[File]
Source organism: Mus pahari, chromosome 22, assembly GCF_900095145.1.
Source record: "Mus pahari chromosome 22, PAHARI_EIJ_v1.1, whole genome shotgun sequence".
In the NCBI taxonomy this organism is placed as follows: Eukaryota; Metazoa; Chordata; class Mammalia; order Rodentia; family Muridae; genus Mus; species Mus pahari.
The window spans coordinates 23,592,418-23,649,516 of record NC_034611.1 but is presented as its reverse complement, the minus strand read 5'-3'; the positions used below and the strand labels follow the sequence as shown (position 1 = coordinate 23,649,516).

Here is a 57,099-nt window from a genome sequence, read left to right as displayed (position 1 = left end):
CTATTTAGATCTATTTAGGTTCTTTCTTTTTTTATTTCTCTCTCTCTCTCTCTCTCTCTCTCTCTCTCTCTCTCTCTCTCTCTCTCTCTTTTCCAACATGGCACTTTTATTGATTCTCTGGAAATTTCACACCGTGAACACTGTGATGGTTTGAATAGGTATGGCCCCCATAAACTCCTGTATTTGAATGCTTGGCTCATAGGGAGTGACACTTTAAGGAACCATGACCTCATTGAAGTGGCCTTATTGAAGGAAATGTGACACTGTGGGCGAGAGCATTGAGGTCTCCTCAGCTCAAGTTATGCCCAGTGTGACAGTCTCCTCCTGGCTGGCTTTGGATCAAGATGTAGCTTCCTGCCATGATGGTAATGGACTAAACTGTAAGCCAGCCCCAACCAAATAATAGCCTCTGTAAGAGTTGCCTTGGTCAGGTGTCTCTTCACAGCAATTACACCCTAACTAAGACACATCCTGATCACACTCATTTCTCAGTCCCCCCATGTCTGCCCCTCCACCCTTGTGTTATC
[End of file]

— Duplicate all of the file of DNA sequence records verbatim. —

Source organism: Mus pahari, chromosome 22, assembly GCF_900095145.1.
Source record: "Mus pahari chromosome 22, PAHARI_EIJ_v1.1, whole genome shotgun sequence".
In the NCBI taxonomy this organism is placed as follows: Eukaryota; Metazoa; Chordata; class Mammalia; order Rodentia; family Muridae; genus Mus; species Mus pahari.
The window spans coordinates 23,592,418-23,649,516 of record NC_034611.1 but is presented as its reverse complement, the minus strand read 5'-3'; the positions used below and the strand labels follow the sequence as shown (position 1 = coordinate 23,649,516).

Here is a 57,099-nt window from a genome sequence, read left to right as displayed (position 1 = left end):
CTATTTAGATCTATTTAGGTTCTTTCTTTTTTTATTTCTCTCTCTCTCTCTCTCTCTCTCTCTCTCTCTCTCTCTCTCTCTCTCTCTCTTTTCCAACATGGCACTTTTATTGATTCTCTGGAAATTTCACACCGTGAACACTGTGATGGTTTGAATAGGTATGGCCCCCATAAACTCCTGTATTTGAATGCTTGGCTCATAGGGAGTGACACTTTAAGGAACCATGACCTCATTGAAGTGGCCTTATTGAAGGAAATGTGACACTGTGGGCGAGAGCATTGAGGTCTCCTCAGCTCAAGTTATGCCCAGTGTGACAGTCTCCTCCTGGCTGGCTTTGGATCAAGATGTAGCTTCCTGCCATGATGGTAATGGACTAAACTGTAAGCCAGCCCCAACCAAATAATAGCCTCTGTAAGAGTTGCCTTGGTCAGGTGTCTCTTCACAGCAATTACACCCTAACTAAGACACATCCTGATCACACTCATTTCTCAGTCCCCCCATGTCTGCCCCTCCACCCTTGTGTTATC